Back in 2002, and under the guise of an organization he called "Council on Political Accountability," Stamper started buying domains of politicians' names, then having those domains automatically forward to bizarre websites when accessed online. For example, he purchased a site address in the name of a California state representative (http://www.lloydlevine.com, now inoperable), and had the site forward to the homepage of the National Association for the Advancement of White People.
Stamper recently insinuated that he pulled this prank only on Republicans, but Rep. Lloyd Levine was Democrat. And in a news article regarding that incident, he told the Los Angeles Times that "Republicans and Democrats are both complicit in fostering an atmosphere of bigotry."
He reportedly then tried to sell rights to the domain names on eBay, which would have cost those persons much more than a standard purchase, and which caught the eye of Ohio's attorney general.
Trying a new field in 2006, Stamper started his own investment firm, Federal Savings, that only one year later was chased out of Illinois, got a "Cease & Desist" from his home state of Washington, and earned a guilty judgment on three felony charges from a Nevada court.
He continued other questionable deals, too. In 2009 Stamper launched PersonRatings.com, a site on which visitors could anonymously post negative information about others, and without any recourse. After immediately getting negative reviews, the site appears to have been quickly pulled. (The domain name was last registered by a British company in Jan. 2013; www.personratings.com now offers tabloid news on stars.)
Both Stamper's blog page about the site and its Twitter account are still online, but haven't been updated in almost five years, which is long before he moved to South Carolina. The last entry on the blog from May 2009, however, refers to South Carolina attorney general Henry McMaster. That makes me wonder; for just how long has he been plotting this?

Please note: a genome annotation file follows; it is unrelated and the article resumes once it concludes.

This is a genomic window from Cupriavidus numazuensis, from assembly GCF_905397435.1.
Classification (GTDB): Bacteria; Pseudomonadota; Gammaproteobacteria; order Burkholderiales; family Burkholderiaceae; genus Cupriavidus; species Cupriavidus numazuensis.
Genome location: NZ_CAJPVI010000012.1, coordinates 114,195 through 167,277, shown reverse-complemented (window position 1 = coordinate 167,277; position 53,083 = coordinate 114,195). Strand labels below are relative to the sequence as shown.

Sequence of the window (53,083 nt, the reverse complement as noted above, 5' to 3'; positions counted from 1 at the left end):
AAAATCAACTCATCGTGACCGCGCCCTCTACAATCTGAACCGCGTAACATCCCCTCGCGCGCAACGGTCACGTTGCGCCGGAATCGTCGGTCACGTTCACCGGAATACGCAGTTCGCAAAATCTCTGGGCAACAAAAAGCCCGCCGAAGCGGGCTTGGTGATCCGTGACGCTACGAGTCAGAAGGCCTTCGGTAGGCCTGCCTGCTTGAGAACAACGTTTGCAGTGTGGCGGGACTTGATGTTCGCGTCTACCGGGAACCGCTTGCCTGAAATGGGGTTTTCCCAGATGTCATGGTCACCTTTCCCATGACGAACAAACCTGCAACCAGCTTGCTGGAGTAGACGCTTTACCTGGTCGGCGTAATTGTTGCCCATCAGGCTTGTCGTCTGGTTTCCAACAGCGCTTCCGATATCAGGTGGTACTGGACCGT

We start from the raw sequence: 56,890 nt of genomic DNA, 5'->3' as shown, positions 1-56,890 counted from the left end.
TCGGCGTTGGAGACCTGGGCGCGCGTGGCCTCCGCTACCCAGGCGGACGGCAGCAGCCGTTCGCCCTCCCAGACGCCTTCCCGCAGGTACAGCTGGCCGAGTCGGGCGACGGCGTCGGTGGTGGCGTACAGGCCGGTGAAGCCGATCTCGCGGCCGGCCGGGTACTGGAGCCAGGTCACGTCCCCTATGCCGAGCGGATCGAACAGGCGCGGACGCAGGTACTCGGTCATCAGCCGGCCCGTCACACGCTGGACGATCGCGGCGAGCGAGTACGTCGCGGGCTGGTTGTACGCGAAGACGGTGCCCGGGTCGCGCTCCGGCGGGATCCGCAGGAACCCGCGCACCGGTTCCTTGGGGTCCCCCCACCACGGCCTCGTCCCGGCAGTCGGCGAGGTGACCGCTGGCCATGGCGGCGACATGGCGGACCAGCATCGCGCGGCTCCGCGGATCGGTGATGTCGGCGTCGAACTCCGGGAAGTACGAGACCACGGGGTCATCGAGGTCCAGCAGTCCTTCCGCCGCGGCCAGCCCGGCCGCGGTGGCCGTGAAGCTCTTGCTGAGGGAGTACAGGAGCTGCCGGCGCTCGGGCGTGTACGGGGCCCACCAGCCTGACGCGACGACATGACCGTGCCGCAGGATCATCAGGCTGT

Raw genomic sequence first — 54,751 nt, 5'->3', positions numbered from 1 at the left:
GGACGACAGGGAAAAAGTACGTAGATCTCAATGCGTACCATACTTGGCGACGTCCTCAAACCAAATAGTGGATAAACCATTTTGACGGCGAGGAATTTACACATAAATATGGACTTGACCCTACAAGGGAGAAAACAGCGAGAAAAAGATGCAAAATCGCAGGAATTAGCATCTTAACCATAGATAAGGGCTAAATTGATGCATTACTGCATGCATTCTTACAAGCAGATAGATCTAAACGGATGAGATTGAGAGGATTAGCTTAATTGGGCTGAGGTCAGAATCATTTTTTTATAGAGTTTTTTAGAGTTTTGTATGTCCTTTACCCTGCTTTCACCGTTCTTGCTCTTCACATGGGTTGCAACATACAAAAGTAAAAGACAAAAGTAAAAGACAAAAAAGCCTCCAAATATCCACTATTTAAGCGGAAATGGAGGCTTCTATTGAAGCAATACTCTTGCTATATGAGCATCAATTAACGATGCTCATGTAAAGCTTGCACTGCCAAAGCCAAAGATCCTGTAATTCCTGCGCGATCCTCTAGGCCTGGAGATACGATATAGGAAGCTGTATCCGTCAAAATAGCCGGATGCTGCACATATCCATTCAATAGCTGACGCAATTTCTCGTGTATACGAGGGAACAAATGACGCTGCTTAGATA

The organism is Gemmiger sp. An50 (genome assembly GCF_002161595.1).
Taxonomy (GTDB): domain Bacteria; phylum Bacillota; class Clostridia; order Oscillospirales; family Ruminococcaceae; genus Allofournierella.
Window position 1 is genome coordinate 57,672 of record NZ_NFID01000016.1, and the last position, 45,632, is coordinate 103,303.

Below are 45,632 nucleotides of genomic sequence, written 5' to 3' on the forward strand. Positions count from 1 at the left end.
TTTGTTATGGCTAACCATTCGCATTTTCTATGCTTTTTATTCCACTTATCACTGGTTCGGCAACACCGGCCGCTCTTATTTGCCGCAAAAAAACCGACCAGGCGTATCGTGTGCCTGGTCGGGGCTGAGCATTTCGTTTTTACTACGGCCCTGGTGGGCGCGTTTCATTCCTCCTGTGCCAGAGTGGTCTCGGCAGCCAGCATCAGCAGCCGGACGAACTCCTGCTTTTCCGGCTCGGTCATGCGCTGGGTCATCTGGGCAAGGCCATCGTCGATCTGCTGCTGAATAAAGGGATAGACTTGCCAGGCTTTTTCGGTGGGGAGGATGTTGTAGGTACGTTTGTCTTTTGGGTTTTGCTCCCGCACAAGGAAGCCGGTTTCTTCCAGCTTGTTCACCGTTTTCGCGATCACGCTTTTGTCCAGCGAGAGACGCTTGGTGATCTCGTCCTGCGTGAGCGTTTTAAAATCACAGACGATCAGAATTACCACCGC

A Questionable Campaign
Stamper announced his campaign against Sen. Lindsey Graham almost immediately after he first moved to South Carolina from Washington State in Feb. 2013. (Both his first and second FEC filings say his wife was still residing in Seattle at least through April 5 of that year, please note.)
My initial suspicion was triggered when I first met him in Sept. 2013. At a function of my county party, he openly told me he was approaching Libertarian groups in the state, with whom he said he felt some affinity. He alluded that same sentiment to the Daily Beast last year, too: "I am confident I can pick up a lot of conservatives who have a libertarian bent(.)"
That brought back memories of Bob Conley, the Libertarian (and sometimes Republican) who ran as a Democrat against Graham in 2008.
Other news I learned of shortly after (his previous political antics and felony conviction) only dug Stamper's image a deeper hole to dwell in. After learning that many active in the party had concern about him, Stamper publicly claimed he was being attacked by Democrats, and because of his (supposedly) liberal leanings. He even tried to tarnish the reputation of state Sen. Vincent Sheheen, the party's candidate for governor who holds a more centrist stance on some issues.
And after a more prominent Democrat (state Sen. Brad Hutto) entered the same race, now Stamper's campaign appears to be attacking his primary opponent with misleading -- even blatantly false -- claims.
Much of the mudslinging is on Facebook, where a page called "SC Democratic Sweep 2014," launched in January, featured little but pro-Stamper and anti-Hutto statements. (The page was removed on April 7.)
I recently challenged a very misleading claim on the page, which directly accused Hutto of being against any minimum wage increase. I replied with link to the Hutto-sponsored bill that not only establishes a minimum wage in the state (South Carolina still doesn't have one), but that increases it more than the national level. After a weak and irrelevant reply, the page's operator (who never responded when asked to identify him- or herself) deleted my statements, and then blocked me from further comments on the page.
Same Ol', Same Ol'
South Carolinians are used to these antics, unfortunately. For example: